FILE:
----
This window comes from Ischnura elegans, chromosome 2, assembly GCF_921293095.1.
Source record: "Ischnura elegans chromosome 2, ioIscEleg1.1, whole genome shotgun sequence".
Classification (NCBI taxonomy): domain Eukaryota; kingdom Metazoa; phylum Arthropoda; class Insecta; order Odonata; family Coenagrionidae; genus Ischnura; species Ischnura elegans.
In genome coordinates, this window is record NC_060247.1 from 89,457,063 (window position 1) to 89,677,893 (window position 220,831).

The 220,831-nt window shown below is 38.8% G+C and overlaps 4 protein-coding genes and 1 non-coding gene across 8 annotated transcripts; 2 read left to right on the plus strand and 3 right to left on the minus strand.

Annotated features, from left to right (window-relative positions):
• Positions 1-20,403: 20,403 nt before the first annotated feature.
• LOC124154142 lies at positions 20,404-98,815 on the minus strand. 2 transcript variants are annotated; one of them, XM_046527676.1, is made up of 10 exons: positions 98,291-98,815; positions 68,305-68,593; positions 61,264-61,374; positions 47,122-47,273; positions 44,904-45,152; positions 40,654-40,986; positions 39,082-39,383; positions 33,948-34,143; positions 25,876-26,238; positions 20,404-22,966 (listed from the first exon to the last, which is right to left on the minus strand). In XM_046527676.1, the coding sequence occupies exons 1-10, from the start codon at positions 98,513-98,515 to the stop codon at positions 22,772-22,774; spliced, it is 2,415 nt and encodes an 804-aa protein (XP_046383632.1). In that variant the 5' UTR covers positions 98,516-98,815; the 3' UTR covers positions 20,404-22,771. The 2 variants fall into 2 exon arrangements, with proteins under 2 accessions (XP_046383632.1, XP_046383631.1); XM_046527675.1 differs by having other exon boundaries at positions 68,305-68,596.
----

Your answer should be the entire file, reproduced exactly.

This window comes from Ischnura elegans, chromosome 2, assembly GCF_921293095.1.
Source record: "Ischnura elegans chromosome 2, ioIscEleg1.1, whole genome shotgun sequence".
Classification (NCBI taxonomy): domain Eukaryota; kingdom Metazoa; phylum Arthropoda; class Insecta; order Odonata; family Coenagrionidae; genus Ischnura; species Ischnura elegans.
In genome coordinates, this window is record NC_060247.1 from 89,457,063 (window position 1) to 89,677,893 (window position 220,831).

The 220,831-nt window shown below is 38.8% G+C and overlaps 4 protein-coding genes and 1 non-coding gene across 8 annotated transcripts; 2 read left to right on the plus strand and 3 right to left on the minus strand.

Annotated features, from left to right (window-relative positions):
• Positions 1-20,403: 20,403 nt before the first annotated feature.
• LOC124154142 lies at positions 20,404-98,815 on the minus strand. 2 transcript variants are annotated; one of them, XM_046527676.1, is made up of 10 exons: positions 98,291-98,815; positions 68,305-68,593; positions 61,264-61,374; positions 47,122-47,273; positions 44,904-45,152; positions 40,654-40,986; positions 39,082-39,383; positions 33,948-34,143; positions 25,876-26,238; positions 20,404-22,966 (listed from the first exon to the last, which is right to left on the minus strand). In XM_046527676.1, the coding sequence occupies exons 1-10, from the start codon at positions 98,513-98,515 to the stop codon at positions 22,772-22,774; spliced, it is 2,415 nt and encodes an 804-aa protein (XP_046383632.1). In that variant the 5' UTR covers positions 98,516-98,815; the 3' UTR covers positions 20,404-22,771. The 2 variants fall into 2 exon arrangements, with proteins under 2 accessions (XP_046383632.1, XP_046383631.1); XM_046527675.1 differs by having other exon boundaries at positions 68,305-68,596.